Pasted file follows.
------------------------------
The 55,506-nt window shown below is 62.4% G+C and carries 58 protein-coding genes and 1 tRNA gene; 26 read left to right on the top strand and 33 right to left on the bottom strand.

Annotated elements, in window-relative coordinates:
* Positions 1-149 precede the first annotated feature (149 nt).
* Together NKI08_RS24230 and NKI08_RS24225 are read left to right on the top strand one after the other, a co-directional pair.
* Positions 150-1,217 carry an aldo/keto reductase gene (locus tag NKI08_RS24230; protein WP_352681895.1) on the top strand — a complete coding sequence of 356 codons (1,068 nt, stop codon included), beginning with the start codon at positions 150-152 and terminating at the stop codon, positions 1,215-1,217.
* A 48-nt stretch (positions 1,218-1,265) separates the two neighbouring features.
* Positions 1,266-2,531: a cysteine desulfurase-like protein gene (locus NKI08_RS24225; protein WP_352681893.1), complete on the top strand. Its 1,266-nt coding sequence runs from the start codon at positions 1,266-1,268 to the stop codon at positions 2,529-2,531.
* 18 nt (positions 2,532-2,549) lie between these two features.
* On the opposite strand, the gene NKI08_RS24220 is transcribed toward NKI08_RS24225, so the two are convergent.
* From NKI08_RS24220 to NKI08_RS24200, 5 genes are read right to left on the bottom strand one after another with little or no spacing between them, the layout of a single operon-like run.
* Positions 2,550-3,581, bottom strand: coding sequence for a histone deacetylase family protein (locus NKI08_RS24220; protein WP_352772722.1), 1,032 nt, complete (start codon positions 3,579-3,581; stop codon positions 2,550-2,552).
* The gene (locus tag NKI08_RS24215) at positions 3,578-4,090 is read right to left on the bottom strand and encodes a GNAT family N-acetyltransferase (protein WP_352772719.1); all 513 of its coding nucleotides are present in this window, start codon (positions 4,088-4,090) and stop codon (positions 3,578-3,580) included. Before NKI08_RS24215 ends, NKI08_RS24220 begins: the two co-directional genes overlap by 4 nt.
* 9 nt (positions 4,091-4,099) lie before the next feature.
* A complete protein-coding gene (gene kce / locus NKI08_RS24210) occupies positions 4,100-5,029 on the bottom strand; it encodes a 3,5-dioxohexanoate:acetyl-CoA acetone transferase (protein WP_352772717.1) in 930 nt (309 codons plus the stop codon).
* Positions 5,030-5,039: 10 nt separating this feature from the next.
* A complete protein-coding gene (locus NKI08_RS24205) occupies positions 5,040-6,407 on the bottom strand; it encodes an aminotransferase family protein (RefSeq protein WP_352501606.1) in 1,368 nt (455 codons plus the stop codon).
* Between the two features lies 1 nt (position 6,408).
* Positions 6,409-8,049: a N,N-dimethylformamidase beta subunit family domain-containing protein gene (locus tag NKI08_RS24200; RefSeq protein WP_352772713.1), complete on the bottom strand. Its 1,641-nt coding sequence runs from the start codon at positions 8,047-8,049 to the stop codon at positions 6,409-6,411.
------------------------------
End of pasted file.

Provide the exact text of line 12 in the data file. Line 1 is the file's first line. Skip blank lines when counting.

* The gene (locus tag NKI08_RS24215) at positions 3,578-4,090 is read right to left on the bottom strand and encodes a GNAT family N-acetyltransferase (protein WP_352772719.1); all 513 of its coding nucleotides are present in this window, start codon (positions 4,088-4,090) and stop codon (positions 3,578-3,580) included. Before NKI08_RS24215 ends, NKI08_RS24220 begins: the two co-directional genes overlap by 4 nt.